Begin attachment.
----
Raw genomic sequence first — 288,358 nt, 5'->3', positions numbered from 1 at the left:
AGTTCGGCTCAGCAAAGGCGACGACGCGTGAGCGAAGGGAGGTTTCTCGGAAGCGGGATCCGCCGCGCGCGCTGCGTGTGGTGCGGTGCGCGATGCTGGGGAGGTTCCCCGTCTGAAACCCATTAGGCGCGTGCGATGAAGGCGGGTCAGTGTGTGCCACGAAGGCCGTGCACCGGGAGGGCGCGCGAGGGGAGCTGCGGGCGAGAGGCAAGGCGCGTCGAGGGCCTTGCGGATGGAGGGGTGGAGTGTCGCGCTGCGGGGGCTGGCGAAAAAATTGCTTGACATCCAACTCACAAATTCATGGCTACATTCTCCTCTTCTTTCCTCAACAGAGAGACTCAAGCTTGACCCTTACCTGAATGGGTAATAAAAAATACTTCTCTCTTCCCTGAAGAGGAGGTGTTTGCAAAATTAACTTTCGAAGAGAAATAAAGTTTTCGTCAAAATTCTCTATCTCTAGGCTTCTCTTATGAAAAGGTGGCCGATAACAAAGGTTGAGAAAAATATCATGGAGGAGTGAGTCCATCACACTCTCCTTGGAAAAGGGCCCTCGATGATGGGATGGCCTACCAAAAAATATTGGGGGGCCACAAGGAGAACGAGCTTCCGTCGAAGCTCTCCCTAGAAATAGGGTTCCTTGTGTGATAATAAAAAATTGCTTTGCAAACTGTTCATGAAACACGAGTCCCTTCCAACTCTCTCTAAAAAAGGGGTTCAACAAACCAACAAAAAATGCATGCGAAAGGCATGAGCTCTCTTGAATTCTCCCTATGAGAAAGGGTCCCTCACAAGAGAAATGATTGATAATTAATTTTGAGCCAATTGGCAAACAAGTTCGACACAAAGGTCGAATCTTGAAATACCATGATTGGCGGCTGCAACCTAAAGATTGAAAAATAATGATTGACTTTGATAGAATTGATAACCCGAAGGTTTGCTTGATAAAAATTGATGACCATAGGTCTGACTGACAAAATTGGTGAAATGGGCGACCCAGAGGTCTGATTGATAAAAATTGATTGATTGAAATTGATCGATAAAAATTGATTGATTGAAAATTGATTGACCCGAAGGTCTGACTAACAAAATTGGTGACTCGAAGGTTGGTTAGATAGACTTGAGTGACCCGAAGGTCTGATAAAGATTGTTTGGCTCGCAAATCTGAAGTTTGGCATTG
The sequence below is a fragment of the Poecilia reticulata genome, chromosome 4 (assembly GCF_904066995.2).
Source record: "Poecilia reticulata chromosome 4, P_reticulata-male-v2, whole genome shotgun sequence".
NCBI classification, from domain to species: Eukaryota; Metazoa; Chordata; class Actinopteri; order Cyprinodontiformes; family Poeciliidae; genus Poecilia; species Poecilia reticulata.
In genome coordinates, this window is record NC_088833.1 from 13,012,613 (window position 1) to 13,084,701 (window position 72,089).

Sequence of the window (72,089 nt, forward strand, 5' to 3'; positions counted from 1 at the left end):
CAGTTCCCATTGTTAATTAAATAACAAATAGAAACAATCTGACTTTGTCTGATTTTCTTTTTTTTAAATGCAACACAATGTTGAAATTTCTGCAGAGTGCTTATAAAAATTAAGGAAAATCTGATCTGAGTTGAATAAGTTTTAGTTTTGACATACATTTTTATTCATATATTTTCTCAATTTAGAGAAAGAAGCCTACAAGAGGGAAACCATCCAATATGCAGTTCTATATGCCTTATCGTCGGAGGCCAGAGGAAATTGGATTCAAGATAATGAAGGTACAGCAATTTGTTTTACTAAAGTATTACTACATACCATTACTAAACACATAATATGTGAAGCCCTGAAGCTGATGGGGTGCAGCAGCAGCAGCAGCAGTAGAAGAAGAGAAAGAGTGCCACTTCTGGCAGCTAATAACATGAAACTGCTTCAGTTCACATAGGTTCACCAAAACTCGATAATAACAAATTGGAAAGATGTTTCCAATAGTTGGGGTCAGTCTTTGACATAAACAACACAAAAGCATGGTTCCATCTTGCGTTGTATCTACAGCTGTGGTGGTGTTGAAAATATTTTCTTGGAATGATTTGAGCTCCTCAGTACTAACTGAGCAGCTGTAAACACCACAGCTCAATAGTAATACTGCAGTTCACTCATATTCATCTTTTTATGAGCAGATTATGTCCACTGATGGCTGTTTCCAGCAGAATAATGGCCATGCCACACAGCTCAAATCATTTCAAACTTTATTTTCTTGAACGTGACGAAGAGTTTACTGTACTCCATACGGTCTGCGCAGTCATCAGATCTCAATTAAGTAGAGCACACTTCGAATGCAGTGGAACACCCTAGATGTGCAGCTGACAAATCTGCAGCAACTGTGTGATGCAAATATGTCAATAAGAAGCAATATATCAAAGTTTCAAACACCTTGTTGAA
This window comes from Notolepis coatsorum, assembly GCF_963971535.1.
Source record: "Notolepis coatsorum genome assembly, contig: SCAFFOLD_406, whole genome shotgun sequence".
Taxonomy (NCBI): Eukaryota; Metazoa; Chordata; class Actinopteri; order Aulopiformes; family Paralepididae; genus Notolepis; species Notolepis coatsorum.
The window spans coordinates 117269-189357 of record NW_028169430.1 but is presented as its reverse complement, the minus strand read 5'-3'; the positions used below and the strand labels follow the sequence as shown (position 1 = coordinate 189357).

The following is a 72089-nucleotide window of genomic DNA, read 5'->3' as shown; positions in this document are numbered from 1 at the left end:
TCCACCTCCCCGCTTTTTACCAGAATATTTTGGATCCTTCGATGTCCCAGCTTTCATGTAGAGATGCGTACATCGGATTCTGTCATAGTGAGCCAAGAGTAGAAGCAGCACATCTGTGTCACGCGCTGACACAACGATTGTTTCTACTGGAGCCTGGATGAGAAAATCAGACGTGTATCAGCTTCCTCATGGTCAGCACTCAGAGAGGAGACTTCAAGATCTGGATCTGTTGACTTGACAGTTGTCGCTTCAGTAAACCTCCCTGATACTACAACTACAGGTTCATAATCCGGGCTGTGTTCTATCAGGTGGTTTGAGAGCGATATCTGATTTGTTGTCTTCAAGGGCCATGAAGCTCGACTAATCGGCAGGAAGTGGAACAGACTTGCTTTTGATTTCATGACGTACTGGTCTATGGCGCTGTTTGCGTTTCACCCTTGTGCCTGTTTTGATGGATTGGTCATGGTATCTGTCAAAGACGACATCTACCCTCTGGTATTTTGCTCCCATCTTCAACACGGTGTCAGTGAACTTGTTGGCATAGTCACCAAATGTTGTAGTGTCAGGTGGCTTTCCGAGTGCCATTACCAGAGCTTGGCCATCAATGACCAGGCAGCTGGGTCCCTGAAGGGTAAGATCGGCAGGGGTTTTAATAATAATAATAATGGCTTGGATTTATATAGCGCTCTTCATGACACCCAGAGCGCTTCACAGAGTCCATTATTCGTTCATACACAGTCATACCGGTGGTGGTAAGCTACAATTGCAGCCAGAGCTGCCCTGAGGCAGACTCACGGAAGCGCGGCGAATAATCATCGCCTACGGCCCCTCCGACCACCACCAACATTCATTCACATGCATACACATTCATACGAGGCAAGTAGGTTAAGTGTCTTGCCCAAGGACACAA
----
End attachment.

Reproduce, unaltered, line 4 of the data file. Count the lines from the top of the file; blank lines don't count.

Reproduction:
Source record: "Poecilia reticulata chromosome 4, P_reticulata-male-v2, whole genome shotgun sequence".